Ore Mountain Mining Region

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Erzgebirge/Krušnohoří Mining Region
UNESCO World Heritage Site
LocationCzech Republic and Germany
CriteriaCultural: (ii), (iii), (iv)
Inscription2019 (43rd session)
Area6,766.057 ha (16,719.29 acres)
Buffer zone13,017.791 ha (32,167.66 acres)
Coordinates50°24′23.5″N 12°50′14.44″E / 50.406528°N 12.8373444°E / 50.406528; 12.8373444Coordinates: 50°24′23.5″N 12°50′14.44″E / 50.406528°N 12.8373444°E / 50.406528; 12.8373444
Ore Mountain Mining Region is located in Czech Republic
Ore Mountain Mining Region
Location of Ore Mountain Mining Region in Czech Republic

The Ore Mountain Mining Region (German: Montanregion Erzgebirge) is an industrial heritage landscape, over 800 years old, in the border region between the German state of Saxony and North Bohemia in the Czech Republic. It is characterised by a plethora of historic, largely original, monuments to technology, as well as numerous individual monuments and collections related to the historic mining industry of the region. The identity and authenticity of the mining heritage landscape of the Ore Mountains on both sides of the German-Czech border has no equivalent anywhere in the world, and if the region succeeds in being recognised as a UNESCO world heritage site - for which it has been nominated - it should help to preserve it for future generations as a "developing cultural landscape".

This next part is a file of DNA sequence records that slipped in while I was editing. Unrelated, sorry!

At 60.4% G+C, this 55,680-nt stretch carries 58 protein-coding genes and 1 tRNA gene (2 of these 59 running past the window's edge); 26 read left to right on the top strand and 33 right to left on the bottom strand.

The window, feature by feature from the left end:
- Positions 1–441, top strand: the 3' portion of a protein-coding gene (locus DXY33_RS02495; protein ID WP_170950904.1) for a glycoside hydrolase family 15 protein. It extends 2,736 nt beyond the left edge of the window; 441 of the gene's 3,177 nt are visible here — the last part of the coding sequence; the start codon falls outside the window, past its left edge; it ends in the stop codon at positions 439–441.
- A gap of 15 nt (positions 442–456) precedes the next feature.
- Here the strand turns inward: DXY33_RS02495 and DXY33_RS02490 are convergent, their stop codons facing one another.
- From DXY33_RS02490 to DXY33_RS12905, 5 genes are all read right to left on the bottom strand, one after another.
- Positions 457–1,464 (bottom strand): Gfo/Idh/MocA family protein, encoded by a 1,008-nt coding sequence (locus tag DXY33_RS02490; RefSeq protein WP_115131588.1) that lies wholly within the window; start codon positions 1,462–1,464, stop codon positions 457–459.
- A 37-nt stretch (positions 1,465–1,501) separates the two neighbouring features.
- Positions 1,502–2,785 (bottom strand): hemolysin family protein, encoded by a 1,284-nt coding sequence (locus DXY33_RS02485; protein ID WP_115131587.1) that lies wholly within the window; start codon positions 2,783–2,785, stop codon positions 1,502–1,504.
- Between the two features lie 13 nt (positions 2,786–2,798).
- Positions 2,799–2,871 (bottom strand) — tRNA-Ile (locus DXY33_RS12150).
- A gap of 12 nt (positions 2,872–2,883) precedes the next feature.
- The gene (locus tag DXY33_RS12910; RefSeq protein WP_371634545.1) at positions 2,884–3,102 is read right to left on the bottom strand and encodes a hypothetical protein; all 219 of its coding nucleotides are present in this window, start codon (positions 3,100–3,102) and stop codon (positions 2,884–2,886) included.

On 6 July 2019, the Erzgebirge/Krušnohoří Mining Region was inscribed as a UNESCO World Heritage Site.[1]


From the first discovery of silver ore in 1168 in Christiansdorf in the territory of the present-day borough of Freiberg, which is part of the Freiberg Mining Field, mining was carried out uninterruptedly in the Ore Mountains until 1990. Amongst the raw materials mined over the course of centuries and in the whole mountain region were ores of the metals silver, lead, zinc, cobalt, nickel, copper, iron and tin; but anthracite and uranium were also extracted into the 19th and 20th century and were engines for the economic development of Saxony. Today deposits of indium, tungsten, tin and lithium are being investigated for their economic potential.



  1. ^ "Seven more cultural sites added to UNESCO's World Heritage List". UNESCO. 6 July 2019.

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